Rudolph Valentino, according to his first-rate biographer, Emily Leider, who has already distinguished herself by writing the definitive book on Mae West, had a ‘slightly cauliflowered’ left ear. Most photographs hide this ear, as did his protective cinematographers, so I must struggle to imagine it. If I were to write a brief memoir about my relation to Valentino or to his legacy, I might entitle it ‘In Search of Valentino’s Slightly Cauliflowered Left Ear’. Ear, queer: the proof of Valentino’s heterosexuality that Leider amasses in her elegantly worded, richly detailed chronicle does not persuade me, and so I fabricate an underground, chimerical story of Valentino’s queerness. As a contrarian category, queerness may be passé, and yet, reading Dark Lover, I feel nostalgia for the notion that gorgeous, sexually ambiguous movie stars provide grist for the gay mill. ‘Outing’, however morally dubious, thrills a reader who twists received stories for the pleasure of twisting. And Valentino’s tale doesn’t need much manipulation.
After emigrating from Italy to New York City, Rodolfo Pietro Filiberto Raffaele Guglielmi dug into Gotham’s libertine byways. Leider quotes Valentino’s recollection of how he secured shelter: ‘One rainy evening a man hailed me on the street and dragged me under an awning. He had a room nearby and we slept that night with our feet in each other’s face.’ Valentino originally worked as a ‘taxi-dancer’, like Gwen Verdon’s character in Sweet Charity. Listen to Leider: ‘In addition to dancing at the restaurant, he gave private lessons in an upstairs room . . . which had a Victrola for playing recorded dance tunes like “Songe d’Automne”. Whether sex sometimes followed one of Signor Rodolfo’s dancing sessions is anybody’s guess.’ Gay-for-pay: I’ll guess that sex followed, with women and (why not?) with men. He wasn’t the first to climb the ladder from prostitute to superstar. As Alexander Walker, quoted by Leider, observes: ‘There is a parallel here with Greta Garbo’s early experience as a lather-girl in a back-street barber’s in Stockholm. She, too, would cash in later on her early training in the arts of servicing and beguiling the opposite sex.’ Skip the exclusive emphasis on the opposite sex: stardom is a full service profession, and Garbo and Valentino were versatile.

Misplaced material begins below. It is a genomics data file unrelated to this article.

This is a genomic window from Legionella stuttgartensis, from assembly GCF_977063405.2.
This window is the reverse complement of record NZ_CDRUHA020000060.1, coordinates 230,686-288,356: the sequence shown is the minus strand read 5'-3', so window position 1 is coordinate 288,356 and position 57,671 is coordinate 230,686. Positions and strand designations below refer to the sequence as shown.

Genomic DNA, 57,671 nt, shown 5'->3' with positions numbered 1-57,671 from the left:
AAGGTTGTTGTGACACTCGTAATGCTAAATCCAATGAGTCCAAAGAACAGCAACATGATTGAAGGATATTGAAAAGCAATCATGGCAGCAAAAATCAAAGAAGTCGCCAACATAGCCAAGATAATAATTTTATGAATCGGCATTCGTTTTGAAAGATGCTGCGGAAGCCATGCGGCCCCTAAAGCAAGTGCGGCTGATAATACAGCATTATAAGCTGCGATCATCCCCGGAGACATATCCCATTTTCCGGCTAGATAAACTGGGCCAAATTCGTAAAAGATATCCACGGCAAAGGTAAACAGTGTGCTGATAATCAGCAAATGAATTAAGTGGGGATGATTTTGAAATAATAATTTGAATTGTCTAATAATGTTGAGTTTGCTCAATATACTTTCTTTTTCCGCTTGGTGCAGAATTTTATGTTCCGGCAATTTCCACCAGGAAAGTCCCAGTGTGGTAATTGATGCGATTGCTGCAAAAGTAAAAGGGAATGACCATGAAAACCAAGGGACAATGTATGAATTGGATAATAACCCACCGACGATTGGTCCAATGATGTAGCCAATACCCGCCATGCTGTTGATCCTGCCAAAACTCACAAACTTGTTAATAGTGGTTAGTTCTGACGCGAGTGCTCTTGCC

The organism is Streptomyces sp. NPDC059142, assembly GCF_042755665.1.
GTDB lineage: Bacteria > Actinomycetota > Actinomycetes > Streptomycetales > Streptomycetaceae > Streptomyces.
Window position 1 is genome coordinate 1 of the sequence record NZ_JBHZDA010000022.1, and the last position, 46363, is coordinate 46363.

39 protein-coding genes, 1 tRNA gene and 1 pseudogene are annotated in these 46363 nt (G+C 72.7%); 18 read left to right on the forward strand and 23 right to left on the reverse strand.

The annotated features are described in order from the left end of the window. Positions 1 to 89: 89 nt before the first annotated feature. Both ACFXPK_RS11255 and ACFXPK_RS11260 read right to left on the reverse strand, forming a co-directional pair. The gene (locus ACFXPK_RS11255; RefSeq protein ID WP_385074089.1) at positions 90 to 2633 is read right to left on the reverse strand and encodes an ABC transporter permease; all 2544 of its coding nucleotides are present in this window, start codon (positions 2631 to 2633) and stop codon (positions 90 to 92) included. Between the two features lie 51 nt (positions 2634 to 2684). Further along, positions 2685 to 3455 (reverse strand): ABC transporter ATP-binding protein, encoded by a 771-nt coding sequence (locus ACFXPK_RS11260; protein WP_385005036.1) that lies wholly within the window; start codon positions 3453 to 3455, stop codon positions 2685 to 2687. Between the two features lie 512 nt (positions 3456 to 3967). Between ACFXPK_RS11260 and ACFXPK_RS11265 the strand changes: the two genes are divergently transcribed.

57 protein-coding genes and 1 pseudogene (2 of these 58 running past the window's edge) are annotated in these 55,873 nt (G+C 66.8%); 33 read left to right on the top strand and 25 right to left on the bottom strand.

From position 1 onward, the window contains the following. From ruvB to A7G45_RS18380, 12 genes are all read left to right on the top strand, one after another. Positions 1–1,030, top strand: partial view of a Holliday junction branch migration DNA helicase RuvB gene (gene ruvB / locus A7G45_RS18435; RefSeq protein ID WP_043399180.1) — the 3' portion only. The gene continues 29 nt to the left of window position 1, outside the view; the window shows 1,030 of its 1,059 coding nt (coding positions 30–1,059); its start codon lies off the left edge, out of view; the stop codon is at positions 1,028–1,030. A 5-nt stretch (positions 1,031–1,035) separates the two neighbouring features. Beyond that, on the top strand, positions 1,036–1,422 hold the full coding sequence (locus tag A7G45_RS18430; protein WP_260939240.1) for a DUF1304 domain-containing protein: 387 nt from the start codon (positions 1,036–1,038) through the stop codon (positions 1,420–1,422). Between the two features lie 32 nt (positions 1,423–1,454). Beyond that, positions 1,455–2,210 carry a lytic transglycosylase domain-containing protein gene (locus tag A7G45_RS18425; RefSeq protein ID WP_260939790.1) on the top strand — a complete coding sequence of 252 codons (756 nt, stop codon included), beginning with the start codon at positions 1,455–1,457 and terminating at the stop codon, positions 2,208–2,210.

Soon, Valentino relocated to that Gold Rush city immortalised by Jeanette MacDonald’s (and Judy Garland’s) San Francisco: there, according to Leider, Rudy ‘saw no alternative but to revert to his gigolo past, eking out a living by giving lessons and dancing for hire at Tait’s Café on O’Farrell Street and at the Cliff House’. In Frisco, Valentino befriended Norman Kerry (who played a nude scene for Erich von Stroheim). Leider squelches the gay backstory:
Rumours of a homosexual relationship between Kerry and Rodolfo persist, but remain just that: rumours . . . The two did form a close bond, and did share an apartment for a time in Los Angeles, but while they were together both went out with women . . . Close to the same age, the dark-haired boon buddies looked enough alike to pass as noble Italian brothers in a film called Passion’s Playground.
Without rumour, how could queer history thrive? The rumour mill is my Encyclopaedia Britannica.
When Kerry and Valentino moved to the Alexandria Hotel in downtown Los Angeles, Kerry, naturally, ‘picked up the tab’; Valentino was adept at being kept. In Tinseltown, he turned himself into a spectacle, a fashion plate: on Sundays sur la plage, according to Leider, ‘he promenaded in a white bathing suit, leading two white Russian wolfhounds on leashes.’ Indeed, Valentino worked the dunes.
His first wife, Jean Acker, was the sometime lover of Alla Nazimova, who starred in the silent Salome. Leider writes: ‘He didn’t even realise that Jean was primarily a lesbian, or so he would insist to his friends; people often see only what they want to see.’ That includes biographers and book reviewers: I see only what I want – a silent idol happy to service men. Jean and Rudy never consummated the marriage: on their wedding night, the bride locked out the groom and fled to her lover Grace Darmond’s apartment.